The top four export markets of Pakistan in 2020-21 are the EU countries combined, the USA, UK, and China. It is significant that the major destinations of Pakistan’s exports are mostly in Europe and North America. Pakistan has been granted GSP plus status by the European Union with some preferential tariff treatment. Pakistan also has a free trade agreement with China which has been implemented in steps from 2006 onwards.

The combined exports to the 27 EU countries aggregated to $6.4 billion in 2020-21. This represents a share of 25 percent of Pakistan’s total exports. The second largest value of exports is to the USA of $5.0 billion, equivalent to 20 percent of total exports of Pakistan.

The other two relatively large destinations of the country’s exports are the UK and China. Combined, the share of Pakistan’s four major export markets is over 62 percent of total global exports. This highlights the extreme regional concentration of the country’s exports. The share of SAARC countries is only 8 percent, despite presence of the SAFTA free trade agreement. It was somewhat higher when there was trade directly with India.

Turning to the regional distribution of the country’s imports, the sources are more diversified. China is by far the dominant exporter to Pakistan. Imports from China aggregated to $13.2 billion in 2020-21, equivalent to over 25 percent of total imports. The other major exporting countries to Pakistan include the OPEC countries with a share of 24 percent, followed by the EU countries and the USA. Overall, the combined share of these countries is close to 55 percent in total imports of Pakistan.

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What has been the growth rate of exports to the major destinations? Between 2012-13 and 2018-19, the fastest cumulative increase over the six years is to the UK of 33 percent, followed by a 32 percent increase to Germany and of 11 percent to the USA. The big declines are to China of 27 percent, to Afghanistan of 37 percent and to the UAE of as much as 57 percent.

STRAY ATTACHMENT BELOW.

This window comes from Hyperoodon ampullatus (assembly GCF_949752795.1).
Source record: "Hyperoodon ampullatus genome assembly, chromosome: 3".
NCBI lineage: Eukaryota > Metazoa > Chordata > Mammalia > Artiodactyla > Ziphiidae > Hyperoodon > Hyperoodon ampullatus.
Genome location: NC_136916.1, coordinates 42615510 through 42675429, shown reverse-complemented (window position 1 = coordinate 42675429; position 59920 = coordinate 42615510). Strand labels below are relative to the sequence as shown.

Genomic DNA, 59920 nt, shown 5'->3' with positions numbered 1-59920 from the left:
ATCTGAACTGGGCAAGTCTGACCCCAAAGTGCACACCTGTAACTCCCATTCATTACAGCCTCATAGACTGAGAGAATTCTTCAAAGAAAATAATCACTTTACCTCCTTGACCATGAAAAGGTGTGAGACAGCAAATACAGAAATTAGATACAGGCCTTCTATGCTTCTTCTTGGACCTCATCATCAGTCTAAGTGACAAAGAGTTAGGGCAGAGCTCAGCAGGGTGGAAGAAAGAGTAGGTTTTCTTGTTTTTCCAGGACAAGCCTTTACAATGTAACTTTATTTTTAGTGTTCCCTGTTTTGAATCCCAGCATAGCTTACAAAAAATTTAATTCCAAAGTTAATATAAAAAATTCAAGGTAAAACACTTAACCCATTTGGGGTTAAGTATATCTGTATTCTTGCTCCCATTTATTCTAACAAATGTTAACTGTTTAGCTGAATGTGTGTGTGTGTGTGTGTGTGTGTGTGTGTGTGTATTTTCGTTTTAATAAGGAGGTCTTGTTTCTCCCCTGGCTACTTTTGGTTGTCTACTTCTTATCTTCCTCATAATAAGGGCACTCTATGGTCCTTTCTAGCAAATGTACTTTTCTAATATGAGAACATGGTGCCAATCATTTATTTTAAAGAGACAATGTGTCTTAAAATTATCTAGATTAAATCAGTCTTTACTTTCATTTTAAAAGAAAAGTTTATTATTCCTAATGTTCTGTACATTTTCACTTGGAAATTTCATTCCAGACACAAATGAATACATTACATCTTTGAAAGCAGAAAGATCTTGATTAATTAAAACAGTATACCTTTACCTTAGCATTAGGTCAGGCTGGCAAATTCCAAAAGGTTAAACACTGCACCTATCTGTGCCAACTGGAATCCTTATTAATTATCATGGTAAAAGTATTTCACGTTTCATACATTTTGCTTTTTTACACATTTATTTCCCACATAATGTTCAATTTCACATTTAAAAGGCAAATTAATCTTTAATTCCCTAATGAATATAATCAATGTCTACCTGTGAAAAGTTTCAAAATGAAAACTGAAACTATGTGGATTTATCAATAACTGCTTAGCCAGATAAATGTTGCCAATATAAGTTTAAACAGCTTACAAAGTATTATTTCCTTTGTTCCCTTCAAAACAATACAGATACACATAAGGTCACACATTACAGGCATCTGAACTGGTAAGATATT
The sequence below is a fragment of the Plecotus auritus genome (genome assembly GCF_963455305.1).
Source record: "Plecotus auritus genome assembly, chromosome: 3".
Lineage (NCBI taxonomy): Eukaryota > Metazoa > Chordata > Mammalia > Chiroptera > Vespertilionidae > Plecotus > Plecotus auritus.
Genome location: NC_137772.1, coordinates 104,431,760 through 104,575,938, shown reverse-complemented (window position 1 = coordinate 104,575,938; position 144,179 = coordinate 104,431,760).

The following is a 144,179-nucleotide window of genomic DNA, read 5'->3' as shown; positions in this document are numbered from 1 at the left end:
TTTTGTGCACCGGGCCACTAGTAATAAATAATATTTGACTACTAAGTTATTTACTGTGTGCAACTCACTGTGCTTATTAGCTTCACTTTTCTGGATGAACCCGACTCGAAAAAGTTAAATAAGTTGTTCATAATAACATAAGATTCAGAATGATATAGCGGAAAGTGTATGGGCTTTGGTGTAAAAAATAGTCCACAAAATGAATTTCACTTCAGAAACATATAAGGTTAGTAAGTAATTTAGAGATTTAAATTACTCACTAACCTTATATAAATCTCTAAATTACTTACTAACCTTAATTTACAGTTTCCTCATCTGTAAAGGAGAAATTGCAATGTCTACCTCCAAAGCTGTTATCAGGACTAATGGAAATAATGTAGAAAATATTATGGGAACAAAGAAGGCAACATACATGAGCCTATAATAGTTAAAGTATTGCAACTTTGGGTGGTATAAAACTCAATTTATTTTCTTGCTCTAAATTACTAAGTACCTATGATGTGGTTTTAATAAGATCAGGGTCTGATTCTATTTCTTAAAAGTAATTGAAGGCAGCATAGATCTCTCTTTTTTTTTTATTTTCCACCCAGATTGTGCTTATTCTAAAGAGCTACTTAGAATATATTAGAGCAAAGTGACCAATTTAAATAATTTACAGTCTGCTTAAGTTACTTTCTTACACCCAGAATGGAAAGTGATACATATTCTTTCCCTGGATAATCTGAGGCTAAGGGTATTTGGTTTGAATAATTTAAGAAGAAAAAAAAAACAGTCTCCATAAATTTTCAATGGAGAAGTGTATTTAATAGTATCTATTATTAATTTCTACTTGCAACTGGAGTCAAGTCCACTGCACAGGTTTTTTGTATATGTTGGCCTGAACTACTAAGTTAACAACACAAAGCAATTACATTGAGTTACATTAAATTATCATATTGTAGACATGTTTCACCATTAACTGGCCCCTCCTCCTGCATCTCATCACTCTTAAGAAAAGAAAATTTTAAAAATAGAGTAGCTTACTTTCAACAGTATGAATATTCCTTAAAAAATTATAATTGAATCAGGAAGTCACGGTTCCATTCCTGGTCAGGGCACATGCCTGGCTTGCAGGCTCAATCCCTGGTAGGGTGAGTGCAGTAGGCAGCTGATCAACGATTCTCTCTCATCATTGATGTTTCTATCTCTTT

By far the largest increase in imports has been from China, which has taken full advantage of the free trade agreement with Pakistan. Between 2012-13 and 2018-19, the cumulative increase has been as much as 133 percent. Now China alone accounts for 30 percent of total imports of Pakistan.

The overall trade deficit of Pakistan was very large in 2020-21 at $26.5 billion, with imports over twice the level of exports. Therefore, the likelihood is high that Pakistan will carry a significant deficit with most of its major trading partners. The country-wise balance of trade is given in the table below.

                                   Table 1
       Pakistan's Trade Balance with Major Trading Partners, 2020-21
                                                             ($ billion)
                        Exports to    Imports from      Balance of Trade
China                       2.0         13.2                       -11.2
USA                         5.0          2.4                         3.6